Employees regularisation: High court overturns single bench order

The single bench order had voided regularisation of 125,000 govt employees

Rizwan Shehzad April 10, 2015
The single bench order had voided regularisation of 125,000 govt employees. STOCK IMAGE


The Islamabad High Court (IHC) on Thursday set aside its single bench order which had declared regularisation of contractual and daily wage employees void.

A two-judge bench, comprising Justice Athar Minallah and Justice Aamer Farooq, set aside the order given by Justice Shaukat Aziz Siddiqui on May 29, 2014.

Justice Siddiqui had declared null and void the decision taken by a cabinet committee headed by Khursheed Shah during the PPP government.

Justice Siddiqui had observed that the 125,000 employees were appointed without following rules and competitive process.

However, over 150 petitioners from different departments, including education and health, challenged the decision and requested the court to set aside the single bench decision.

They had filed an intra court appeal (ICA) against the judgment, which brought success on Thursday.

Previously, a division bench comprising IHC chief justice Muhammad Anwar Khan Kasi and Justice Noorul Haq N Qureshi had suspended the single bench orders.

In Thursday’s hearing, the division bench in its judgment observed that the services of an employee could only be terminated due to misconduct, or use of forged or falsified documents.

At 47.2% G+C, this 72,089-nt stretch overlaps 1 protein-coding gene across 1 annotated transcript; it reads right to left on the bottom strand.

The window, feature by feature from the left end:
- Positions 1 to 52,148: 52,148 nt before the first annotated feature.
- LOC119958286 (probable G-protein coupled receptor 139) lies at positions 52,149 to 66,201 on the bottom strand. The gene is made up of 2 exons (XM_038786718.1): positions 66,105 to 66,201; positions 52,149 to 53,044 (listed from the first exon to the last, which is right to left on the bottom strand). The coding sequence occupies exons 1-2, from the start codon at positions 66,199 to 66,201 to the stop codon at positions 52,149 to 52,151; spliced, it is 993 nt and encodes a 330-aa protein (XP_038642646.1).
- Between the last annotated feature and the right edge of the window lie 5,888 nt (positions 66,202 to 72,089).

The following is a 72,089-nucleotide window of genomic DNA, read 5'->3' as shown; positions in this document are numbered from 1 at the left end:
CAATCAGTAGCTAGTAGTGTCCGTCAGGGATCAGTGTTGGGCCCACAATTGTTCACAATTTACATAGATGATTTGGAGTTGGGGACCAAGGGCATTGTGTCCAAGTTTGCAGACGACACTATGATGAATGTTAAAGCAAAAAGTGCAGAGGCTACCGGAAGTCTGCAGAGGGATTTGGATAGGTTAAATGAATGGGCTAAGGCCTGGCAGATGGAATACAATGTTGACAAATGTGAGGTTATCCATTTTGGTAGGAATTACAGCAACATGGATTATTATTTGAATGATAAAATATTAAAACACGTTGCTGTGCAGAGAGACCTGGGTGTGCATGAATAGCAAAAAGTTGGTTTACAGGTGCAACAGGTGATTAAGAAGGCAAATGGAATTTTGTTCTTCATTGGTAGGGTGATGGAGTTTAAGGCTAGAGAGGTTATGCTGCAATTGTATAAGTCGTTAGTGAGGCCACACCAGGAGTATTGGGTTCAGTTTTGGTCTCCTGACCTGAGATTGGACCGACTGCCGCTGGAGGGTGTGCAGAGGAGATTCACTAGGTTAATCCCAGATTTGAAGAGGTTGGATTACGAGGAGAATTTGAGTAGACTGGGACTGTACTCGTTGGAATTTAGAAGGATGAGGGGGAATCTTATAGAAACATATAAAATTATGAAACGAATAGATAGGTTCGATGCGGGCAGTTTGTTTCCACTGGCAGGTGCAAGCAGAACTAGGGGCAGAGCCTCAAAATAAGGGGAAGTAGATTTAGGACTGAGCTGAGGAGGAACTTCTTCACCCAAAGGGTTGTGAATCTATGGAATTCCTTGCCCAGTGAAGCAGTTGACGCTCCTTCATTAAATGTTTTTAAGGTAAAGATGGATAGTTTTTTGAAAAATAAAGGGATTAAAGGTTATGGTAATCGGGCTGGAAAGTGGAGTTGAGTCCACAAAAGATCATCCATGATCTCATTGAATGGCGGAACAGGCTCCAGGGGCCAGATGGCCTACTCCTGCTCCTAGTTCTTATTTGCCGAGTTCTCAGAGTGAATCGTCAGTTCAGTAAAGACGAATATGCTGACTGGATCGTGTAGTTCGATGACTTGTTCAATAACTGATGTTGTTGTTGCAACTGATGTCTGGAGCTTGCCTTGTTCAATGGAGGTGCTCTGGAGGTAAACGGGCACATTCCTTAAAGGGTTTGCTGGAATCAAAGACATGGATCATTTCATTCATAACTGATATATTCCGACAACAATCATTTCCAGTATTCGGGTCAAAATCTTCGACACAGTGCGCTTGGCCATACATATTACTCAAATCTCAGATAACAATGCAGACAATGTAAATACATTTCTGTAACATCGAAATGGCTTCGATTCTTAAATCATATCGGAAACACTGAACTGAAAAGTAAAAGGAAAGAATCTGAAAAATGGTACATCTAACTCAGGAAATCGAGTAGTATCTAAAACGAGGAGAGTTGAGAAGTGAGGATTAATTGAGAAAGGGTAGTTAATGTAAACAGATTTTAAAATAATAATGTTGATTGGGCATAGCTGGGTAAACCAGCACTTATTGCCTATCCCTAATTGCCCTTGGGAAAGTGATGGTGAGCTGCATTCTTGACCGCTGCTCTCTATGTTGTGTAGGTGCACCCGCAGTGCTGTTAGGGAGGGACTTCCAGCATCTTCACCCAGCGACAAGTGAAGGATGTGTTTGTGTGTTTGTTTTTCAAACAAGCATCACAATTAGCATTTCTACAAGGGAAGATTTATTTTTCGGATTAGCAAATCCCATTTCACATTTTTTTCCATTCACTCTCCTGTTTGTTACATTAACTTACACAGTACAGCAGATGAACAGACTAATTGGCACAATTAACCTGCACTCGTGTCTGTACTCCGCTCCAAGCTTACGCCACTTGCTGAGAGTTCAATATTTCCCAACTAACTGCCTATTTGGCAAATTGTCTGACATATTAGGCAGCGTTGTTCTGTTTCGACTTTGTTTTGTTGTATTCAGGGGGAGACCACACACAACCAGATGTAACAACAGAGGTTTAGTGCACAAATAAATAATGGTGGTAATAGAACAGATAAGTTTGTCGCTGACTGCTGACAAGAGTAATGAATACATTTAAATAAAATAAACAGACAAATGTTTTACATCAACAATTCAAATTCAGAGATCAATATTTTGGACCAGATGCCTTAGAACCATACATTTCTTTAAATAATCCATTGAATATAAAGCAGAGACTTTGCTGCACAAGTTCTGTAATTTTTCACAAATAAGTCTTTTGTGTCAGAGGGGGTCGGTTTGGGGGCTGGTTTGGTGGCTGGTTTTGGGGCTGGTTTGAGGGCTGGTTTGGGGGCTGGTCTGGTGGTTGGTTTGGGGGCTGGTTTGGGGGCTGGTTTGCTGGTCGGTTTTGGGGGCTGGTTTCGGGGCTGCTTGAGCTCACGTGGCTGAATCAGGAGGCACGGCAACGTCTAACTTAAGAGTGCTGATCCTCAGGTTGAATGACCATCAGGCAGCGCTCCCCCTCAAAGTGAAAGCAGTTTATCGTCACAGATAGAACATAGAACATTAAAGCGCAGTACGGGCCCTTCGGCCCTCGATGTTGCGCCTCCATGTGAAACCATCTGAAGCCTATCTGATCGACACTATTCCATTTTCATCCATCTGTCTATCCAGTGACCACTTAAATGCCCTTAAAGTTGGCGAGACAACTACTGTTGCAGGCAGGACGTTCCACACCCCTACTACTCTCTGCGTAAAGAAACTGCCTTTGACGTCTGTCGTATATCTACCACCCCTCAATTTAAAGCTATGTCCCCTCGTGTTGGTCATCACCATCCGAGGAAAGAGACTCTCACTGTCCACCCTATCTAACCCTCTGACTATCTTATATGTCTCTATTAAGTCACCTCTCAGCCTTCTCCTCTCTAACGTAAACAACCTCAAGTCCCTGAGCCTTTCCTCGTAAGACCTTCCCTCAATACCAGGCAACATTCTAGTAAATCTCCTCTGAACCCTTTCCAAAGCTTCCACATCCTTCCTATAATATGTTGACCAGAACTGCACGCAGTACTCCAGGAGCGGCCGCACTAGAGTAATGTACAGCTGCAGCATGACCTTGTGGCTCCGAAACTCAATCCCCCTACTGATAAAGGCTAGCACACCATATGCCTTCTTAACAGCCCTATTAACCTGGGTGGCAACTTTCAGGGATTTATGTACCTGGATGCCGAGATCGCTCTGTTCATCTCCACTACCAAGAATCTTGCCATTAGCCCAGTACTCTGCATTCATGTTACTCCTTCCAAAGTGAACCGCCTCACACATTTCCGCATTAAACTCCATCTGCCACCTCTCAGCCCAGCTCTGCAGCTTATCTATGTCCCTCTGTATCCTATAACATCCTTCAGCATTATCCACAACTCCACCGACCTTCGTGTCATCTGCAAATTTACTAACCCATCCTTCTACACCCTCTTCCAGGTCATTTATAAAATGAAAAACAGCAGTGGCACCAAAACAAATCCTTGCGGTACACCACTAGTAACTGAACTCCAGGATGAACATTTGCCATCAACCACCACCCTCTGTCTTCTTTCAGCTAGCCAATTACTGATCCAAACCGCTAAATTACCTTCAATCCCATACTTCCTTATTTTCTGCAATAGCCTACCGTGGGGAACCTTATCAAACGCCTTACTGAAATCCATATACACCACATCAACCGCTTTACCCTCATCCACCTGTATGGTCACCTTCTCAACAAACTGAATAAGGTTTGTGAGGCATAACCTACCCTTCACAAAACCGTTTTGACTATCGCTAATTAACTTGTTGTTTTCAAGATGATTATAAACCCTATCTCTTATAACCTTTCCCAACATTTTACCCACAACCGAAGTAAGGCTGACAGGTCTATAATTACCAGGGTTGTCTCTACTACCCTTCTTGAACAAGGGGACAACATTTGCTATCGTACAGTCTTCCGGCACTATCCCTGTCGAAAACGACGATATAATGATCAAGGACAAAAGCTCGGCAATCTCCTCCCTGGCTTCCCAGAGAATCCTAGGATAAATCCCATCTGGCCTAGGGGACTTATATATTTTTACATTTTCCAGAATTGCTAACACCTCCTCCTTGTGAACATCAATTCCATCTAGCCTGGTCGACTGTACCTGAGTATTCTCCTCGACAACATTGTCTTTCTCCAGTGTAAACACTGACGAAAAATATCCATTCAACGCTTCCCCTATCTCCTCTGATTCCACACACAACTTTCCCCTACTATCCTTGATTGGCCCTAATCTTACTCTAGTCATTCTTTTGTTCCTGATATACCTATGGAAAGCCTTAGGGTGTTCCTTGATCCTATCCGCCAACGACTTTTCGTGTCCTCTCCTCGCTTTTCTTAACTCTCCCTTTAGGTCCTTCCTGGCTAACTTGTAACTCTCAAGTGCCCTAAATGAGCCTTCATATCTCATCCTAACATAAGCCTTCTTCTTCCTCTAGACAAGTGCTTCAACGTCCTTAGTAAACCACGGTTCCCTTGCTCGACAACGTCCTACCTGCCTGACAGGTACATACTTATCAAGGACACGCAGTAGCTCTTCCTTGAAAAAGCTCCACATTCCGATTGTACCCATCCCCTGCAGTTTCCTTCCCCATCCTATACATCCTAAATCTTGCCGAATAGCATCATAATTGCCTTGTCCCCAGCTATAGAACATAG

The bench disposed of the matter after the cabinet division explained that it has formed a committee to examine cases forwarded to it for regularisation. Any federal government department could forward cases, and the committee would then decide on them.

In the last hearing, cabinet additional secretary Khusro Pervez had told the court that federal government had formed a committee which will examine the ongoing regularisation of the contractual and daily wage employees.

The committee will not only examine cases for regularisation, but will also examine irregularities in past regularisation.

The petitioners through their counsel had maintained that the single judge order had neither given independent reasons, nor assessed the arguments of the parties.

A cabinet’s subcommittee on July 25, 2012 had, through similar procedures, regularised the services of 150,000 employees and it would be discrimination if the cabinet’s sub-committee’s recommendation for the 125,000 employees would not be accepted, the counsels said.

Published in The Express Tribune, April 10th, 2015. 


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